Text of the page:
That is also despite the fact that those old phones that actually made phone calls all still work, regardless of their being dropped eleventy times and being full of 10 years' of dust. If they could all stop trying desperately hard to make the first phone to be able to drive your car whilst simultaneously orally pleasuring you (an interesting concept) and remember that phones are primarily designed to call people, it might be a step forward. However, increasing network coverage is the job of the network providers, and as long as they're all comfortable offering only about 50% of the country proper coverage we're screwed. As long as none of the big telecoms companies decides to spend on improving the service, we the consumer, are stuck with a choice between several almost identically bad, identically priced network providers. There's no need for them to spend on coverage if their sales aren't suffering. So short of protesting with great no-mobile days, unless the Government steps in and makes those it allows to use our airwaves and ionosphere play fair for all, not much will happen.

Onto the energy lot then… Much is being made in the media, in between jaunts of Fox Hunting and Where's Werritty?, of the totally unexpected and almost simultaneous price hikes in all 6 of the large energy providers in the UK. Now I'm going to stop short of suggesting Government pricing guides and windfall taxes on huge profits. That's mainly because I don't think it would ever happen and I'm a free market kind of guy. It's just that I'm not convinced many utility companies really operate within free markets. A little more attention paid to pricing would help, but ultimately the system is not set up for smaller energy firms to be able to compete.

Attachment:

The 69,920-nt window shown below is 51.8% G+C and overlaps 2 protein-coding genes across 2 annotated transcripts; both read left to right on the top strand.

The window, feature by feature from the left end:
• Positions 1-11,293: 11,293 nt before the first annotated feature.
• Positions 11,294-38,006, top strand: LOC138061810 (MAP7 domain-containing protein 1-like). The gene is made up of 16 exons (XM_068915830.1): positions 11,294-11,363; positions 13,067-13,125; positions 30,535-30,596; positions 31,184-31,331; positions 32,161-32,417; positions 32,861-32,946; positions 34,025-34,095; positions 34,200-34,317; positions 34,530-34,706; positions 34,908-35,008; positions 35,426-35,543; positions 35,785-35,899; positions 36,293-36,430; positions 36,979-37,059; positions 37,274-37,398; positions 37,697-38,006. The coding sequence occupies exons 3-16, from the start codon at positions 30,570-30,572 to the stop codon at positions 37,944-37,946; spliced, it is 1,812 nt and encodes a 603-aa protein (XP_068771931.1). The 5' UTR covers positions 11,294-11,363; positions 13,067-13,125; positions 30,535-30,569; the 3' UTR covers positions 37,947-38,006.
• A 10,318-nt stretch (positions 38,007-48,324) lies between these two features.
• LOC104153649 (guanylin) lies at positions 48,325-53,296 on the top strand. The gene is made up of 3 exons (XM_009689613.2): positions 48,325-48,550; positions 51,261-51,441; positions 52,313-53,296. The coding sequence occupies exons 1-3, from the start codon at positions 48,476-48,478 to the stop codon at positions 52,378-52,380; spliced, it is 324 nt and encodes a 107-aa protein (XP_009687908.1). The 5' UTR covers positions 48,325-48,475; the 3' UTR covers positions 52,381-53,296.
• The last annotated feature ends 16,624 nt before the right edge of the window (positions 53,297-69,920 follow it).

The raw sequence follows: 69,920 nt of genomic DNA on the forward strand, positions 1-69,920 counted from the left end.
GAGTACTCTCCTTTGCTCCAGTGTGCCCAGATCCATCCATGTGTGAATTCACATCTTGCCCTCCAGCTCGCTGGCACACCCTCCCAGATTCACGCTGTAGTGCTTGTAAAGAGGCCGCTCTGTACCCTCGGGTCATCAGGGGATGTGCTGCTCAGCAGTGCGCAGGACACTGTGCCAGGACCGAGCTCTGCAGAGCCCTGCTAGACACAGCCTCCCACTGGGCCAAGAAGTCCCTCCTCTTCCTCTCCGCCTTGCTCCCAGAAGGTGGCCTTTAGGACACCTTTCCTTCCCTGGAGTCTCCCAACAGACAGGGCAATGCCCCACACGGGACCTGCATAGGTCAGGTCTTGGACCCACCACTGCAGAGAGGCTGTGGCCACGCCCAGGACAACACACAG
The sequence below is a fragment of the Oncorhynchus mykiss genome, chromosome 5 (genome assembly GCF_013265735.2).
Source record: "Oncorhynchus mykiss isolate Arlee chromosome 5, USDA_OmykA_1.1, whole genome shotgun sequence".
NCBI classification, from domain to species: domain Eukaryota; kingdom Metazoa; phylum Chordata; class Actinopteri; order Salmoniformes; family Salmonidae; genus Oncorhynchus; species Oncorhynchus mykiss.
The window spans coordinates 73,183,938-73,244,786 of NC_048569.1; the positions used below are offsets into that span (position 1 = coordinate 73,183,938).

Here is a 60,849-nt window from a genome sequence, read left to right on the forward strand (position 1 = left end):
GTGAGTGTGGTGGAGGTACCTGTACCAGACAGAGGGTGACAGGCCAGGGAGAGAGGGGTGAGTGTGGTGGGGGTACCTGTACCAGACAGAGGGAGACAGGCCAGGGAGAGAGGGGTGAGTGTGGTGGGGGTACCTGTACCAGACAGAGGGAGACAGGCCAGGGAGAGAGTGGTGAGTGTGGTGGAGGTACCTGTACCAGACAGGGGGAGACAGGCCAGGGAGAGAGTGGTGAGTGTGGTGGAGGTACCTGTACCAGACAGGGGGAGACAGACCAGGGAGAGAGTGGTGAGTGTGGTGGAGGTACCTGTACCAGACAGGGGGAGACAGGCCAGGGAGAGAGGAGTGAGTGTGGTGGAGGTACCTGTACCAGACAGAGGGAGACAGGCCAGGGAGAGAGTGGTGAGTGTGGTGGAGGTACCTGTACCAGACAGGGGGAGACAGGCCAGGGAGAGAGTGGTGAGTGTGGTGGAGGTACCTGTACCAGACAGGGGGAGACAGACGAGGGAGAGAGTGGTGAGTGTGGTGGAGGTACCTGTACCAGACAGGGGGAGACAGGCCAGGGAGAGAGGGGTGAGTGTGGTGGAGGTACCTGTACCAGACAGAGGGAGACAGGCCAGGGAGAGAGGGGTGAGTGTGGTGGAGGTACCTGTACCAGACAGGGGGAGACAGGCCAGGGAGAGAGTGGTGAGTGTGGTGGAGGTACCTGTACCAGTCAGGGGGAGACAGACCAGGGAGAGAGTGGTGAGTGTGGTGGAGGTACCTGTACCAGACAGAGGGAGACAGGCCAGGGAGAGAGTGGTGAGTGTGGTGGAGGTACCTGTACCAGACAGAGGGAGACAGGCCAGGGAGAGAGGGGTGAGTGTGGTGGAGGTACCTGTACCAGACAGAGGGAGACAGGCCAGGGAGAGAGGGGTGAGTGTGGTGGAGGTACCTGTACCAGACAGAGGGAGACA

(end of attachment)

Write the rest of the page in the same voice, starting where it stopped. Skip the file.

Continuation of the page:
One simple example is the renewables sector which is being stimulated by Government funding. The Government pays out (or rather forces energy firms to pay for it who pass the cost onto us) Feed-In Tariffs for renewable energy producers to get money into the sector. Making renewables viable by subsidies to install costly new technology is meant to be the way to attract research and development money. This R&D then should provide ways of lowering the costs in the sector thus making it economically viable as a stand-alone means of energy production.